China's Sagging Growth Problems

Chinese economy has grown at a blistering pace from 1991. In the year 2014, the Chinese GDP grew only at a rate of 7.4% which is only a little less than the official target rate of 7.5%. This rate would be the envy of many a country in the world, but for China, it is the lowest rate since 1991.

There is also a doubt over the figures released by the Chinese National Bureau of Statistics. Independent research groups have pegged the figure more realistically at 5.7%. This figure is arrived at by monitoring electricity output, passenger travel, cargo volume, freight shipment and construction. This shows that the Chinese economy is slowing down. The last few months have shown improved data, but this does not in any way negate the long term down trend in the Chinese economy.

This comes at a time when in the world over there is uncertainty in economy and more so in the Eurozone. Given the fact that it is economic growth that ensures political stability, the slowdown can have serious implications for the Asian region as well as internationally.

For more than two decades, political stability was maintained because of economic growth. While the people raised their standard of living and earned handsome salaries, the political power was intact; political parties were able to keep a monopoly on power. Reducing economic power may make Chinese leaders become more nationalistic and take aggressive positions in the South China Sea as well. One should not forget that the massive protests in China in 1989 were closely linked to the worst economic crisis in China. Since that time China has had a system whereby it gave economic progress to the citizens and retained monopoly of political power. This worked well in times of good economic growth, but it is likely that the system may be under strain in a slowdown. And when a country’s people lose faith in the economic growth or revival of the country, they turn against the government, as can be seen in uprisings in the Middle East.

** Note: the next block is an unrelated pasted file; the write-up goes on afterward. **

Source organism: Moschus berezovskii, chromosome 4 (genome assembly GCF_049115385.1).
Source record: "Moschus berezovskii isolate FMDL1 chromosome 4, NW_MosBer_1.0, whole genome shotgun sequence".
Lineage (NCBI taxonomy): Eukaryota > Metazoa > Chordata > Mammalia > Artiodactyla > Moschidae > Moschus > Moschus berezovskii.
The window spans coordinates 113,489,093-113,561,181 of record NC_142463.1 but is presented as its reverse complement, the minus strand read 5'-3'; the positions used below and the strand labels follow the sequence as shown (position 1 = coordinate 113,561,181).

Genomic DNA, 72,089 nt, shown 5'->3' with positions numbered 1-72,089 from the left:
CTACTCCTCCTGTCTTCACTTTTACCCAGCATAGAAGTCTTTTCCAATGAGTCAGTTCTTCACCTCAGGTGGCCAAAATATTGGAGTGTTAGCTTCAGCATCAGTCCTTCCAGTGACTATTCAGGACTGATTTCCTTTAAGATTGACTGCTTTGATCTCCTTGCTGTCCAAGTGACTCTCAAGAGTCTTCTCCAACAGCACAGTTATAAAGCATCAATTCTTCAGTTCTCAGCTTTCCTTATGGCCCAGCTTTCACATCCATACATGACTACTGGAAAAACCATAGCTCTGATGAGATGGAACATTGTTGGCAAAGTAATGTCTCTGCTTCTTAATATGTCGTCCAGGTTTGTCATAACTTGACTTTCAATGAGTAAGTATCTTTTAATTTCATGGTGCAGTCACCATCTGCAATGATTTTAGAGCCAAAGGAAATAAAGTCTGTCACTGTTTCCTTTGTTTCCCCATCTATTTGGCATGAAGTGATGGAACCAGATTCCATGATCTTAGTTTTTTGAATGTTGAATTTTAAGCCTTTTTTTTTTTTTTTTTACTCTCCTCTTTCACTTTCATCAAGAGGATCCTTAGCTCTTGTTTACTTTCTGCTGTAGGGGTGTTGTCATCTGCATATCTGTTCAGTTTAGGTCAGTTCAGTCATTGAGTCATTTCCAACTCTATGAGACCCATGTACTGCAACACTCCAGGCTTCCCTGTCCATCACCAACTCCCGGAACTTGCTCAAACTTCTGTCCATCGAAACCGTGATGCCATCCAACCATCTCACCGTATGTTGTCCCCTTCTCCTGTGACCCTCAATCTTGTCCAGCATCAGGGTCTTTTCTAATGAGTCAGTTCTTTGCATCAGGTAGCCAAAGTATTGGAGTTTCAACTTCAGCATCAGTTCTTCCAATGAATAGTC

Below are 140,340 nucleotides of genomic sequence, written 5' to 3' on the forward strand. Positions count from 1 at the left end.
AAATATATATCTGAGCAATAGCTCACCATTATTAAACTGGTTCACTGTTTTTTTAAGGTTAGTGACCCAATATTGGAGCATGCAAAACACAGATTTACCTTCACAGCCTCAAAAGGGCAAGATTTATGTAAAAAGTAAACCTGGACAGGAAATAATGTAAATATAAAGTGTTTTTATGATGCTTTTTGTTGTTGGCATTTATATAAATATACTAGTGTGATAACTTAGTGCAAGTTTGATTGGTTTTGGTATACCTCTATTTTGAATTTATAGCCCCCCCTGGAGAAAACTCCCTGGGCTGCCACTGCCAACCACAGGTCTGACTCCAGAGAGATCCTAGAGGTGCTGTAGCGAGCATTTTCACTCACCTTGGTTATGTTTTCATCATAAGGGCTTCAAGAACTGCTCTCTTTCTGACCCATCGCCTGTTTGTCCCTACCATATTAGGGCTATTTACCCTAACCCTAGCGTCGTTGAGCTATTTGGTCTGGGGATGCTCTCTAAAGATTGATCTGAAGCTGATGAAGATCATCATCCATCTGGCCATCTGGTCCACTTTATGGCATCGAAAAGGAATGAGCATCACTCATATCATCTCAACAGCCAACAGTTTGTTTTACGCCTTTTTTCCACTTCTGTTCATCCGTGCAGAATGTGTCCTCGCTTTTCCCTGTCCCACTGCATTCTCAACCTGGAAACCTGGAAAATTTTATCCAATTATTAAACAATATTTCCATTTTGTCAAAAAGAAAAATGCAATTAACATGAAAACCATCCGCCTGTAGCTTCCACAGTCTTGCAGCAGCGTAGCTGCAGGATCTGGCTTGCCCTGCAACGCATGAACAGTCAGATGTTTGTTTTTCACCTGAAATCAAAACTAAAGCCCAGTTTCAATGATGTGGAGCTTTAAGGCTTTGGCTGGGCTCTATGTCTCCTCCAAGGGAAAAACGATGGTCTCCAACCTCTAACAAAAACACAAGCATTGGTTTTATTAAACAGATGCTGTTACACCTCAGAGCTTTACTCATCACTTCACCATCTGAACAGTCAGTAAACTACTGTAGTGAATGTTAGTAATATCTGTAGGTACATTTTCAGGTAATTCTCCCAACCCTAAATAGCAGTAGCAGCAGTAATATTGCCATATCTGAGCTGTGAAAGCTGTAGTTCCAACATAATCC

The new government of Xi Jinping has initiated a number of measures to bring the economy into shape. It has used macroeconomic tools to bolster growth. The People’s Bank of China recently reduced interest rates. It also reduced the reserve requirement ration, which released almost a hundred billion dollars for lending. The government also put a curb on lavish expenditure and anti-corruption measures were tightened. These anti-corruption measures are now beginning to have a negative impact with a visible reduction in spending in high end real estate and products. Nevertheless these measures cannot ensure that a high economic growth will be maintained. With a global lowering in rates, it is expected that lower growth rates will become the norm in China as well. The government must lower the expectations of the people and increase political stature by legitimate means.

China is the country with a maximum amount of international trade and any slowdown in China will have an impact globally. At a time of serious global economic uncertainty, there may be a real political global impact. The world must brace itself for all these

Atreyee Roy (have 690 posts in total)

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